If you’re running your own small business, and you don’t have a holding company for your intellectual property, you should make an appointment to have your head examined. Creating a separate entity, solely for the purpose of owning your IP, is the quickest, easiest, and cheapest way to insure the goodwill associated with your business.
I realize that the subject matter of this post is a bit drier than what you may have grown to expect from Tactical IP, but I’m hoping that at least a few of our readers are here for free tips on how to make their intellectual property work for them. With that in mind, I’ll try to keep this light and painless.
Liability protection is the name of the game when it comes to creating business entities. Think of it like an insurance policy. If you do it right, assets can be protected from creditors, including judgment creditors who may have prevailed in a lawsuit. As far as the law is concerned, a properly created and maintained business entity is a separate “person” from its owners and employees. The benefit of that treatment is that, if the property created and maintained business entity incurs debts or gets sued, its assets are the only things that may be taken — not the assets of its owners. Let’s look at an example to really hammer this point home.
In our example, you own and run your own courier service. You have a couple of employees and a corresponding number of pickup/delivery vans. You’ve been extremely successful, turning a good profit, and you’ve been able to afford all of the toys and accoutrement that success should provide. In our first variation, let’s say that you are operating as a sole proprietor, using a DBA (“doing business as”) name — “Black Hat Couriers.” You own everything in your own name, or using your DBA name — the vans, all of your office equipment, etc. Now suppose one day, while making a delivery run, one of your employees is driving a little carelessly and, as a result, is involved in a collision where several people are injured. You are insured, so you’re not too worried — that is until you get sued and the jury comes back with an award that goes well beyond your policy limits. Guess what happens now. All of those toys and accoutrement, your summer house with the pool, your boat, your Porsche — kiss ‘em goodbye.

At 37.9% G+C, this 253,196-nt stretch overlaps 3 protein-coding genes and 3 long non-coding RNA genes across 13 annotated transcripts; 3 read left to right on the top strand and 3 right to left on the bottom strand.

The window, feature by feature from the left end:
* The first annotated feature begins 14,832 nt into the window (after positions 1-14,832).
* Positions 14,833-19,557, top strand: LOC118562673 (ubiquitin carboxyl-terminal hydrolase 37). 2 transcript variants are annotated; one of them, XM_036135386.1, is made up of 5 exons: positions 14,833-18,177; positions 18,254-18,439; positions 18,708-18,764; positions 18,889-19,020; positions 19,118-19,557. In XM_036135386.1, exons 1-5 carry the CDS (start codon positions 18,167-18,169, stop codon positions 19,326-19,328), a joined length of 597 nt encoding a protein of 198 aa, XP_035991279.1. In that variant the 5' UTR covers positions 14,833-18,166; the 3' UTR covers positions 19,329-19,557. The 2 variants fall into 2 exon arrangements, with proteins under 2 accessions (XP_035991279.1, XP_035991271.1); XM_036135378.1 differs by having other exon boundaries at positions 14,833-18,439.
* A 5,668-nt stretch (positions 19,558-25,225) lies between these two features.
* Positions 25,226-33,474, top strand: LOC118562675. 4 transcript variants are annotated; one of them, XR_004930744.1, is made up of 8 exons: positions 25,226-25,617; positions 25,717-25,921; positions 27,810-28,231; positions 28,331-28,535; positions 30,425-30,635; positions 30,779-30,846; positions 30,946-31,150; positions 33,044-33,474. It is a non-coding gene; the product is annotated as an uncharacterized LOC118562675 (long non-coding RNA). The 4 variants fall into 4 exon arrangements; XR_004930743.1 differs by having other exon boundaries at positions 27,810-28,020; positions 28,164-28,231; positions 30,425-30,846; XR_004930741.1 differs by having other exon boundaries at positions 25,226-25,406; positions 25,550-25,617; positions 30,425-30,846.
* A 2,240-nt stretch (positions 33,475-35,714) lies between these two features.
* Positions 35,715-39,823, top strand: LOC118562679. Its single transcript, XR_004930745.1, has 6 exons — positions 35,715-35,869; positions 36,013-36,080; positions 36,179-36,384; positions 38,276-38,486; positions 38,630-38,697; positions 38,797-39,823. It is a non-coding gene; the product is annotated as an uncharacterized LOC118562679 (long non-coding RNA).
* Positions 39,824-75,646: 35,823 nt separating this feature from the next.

Now let’s look at an alternative scenario. You listened to your buddy, who happens to be an attorney, and you formed your business as a Limited Liability Company (LLC). This time, you’re calling the business “Black Hat Couriers, LLC.” Now, you are a Managing Member of the LLC, and the business has its own assets that do not belong to you. The vans are titled in the name of the business. You used the LLC’s credit card to purchase that office equipment, and you pay the bill out of the LLC’s checking account. You do everything possible to treat the LLC as if it was a separate entity from you. The boat, the summer house, the Porsche — all of these things you purchased with your own money, which was paid out to you as income from the LLC. Now, when the LLC’s insurance policy is insufficient to cover the jury award in that vehicular negligence suit, you get to keep your stuff. The LLC is the only party responsible for paying the judgment. Now that we understand a little bit about how a business entity provides a liability shield for assets, let’s take it a step further.
Say you’ve developed a really strong brand in running your courier service. You have a website, which is reachable through a domain name that incorporates your business name. You’ve registered for a state trademark, and you’ve started doing pickups and deliveries across the closest state line, so you have registered the federal trademark too. You’ve learned your lesson about listening to your attorney friend, so you have even registered copyrights in the colorful fliers and advertisements that you have developed. Life is good. All of that branding, however, comprises intellectual property assets that may be in danger when that driver starts texting his girlfriend about after-work dinner plans doing 60mph on the highway. How do we protect them? Here’s a hint — check the title of this post.
If you create a new business entity — lets call it “Black Hat Intellectual Holdings, LLC” — and let the new entity own all of those intellectual property assets, when that plaintiff’s attorney starts selling off the assets of “Black Hat Couriers, LLC” to collect his contingency fee, you can rest assured that you won’t lose the benefit of your branding efforts. Since “Black Hat Couriers, LLC” was only licensing the IP from “Black Hat Intellectual Holdings, LLC,” you can always create a new LLC and license the same IP to the new company, if “Black Hat Couriers, LLC” becomes bankrupt after paying the judgment.
Wanna franchise? No problem. “Black Hat Intellectual Holdings, LLC” can license the trademarks and copyrights to your brother-in-law who wants to open up shop two states away.
Decided to sell the business? No problem. You may even decide that you want to keep “Black Hat Intellectual Holdings, LLC” for ongoing licensing revenue paid by the guy who bought “Black Hat Couriers, LLC.” Otherwise, if you decide to transfer the IP as well, there’s no break in the continuity of ownership for your domain registry. Your trademarks all maintain a consistent priority, and the new owner enjoys all the benefits of your prior use.
Given the relatively low cost and effort in creating a business entity, it’s hard to understand why more small business owners don’t take advantage of the powerful asset protections that can be had therefrom. I guess most people look at it as an expense they can skip, but it’s pretty clear that those are the corners you really can’t afford to cut — penny wise and pound foolish, as they say.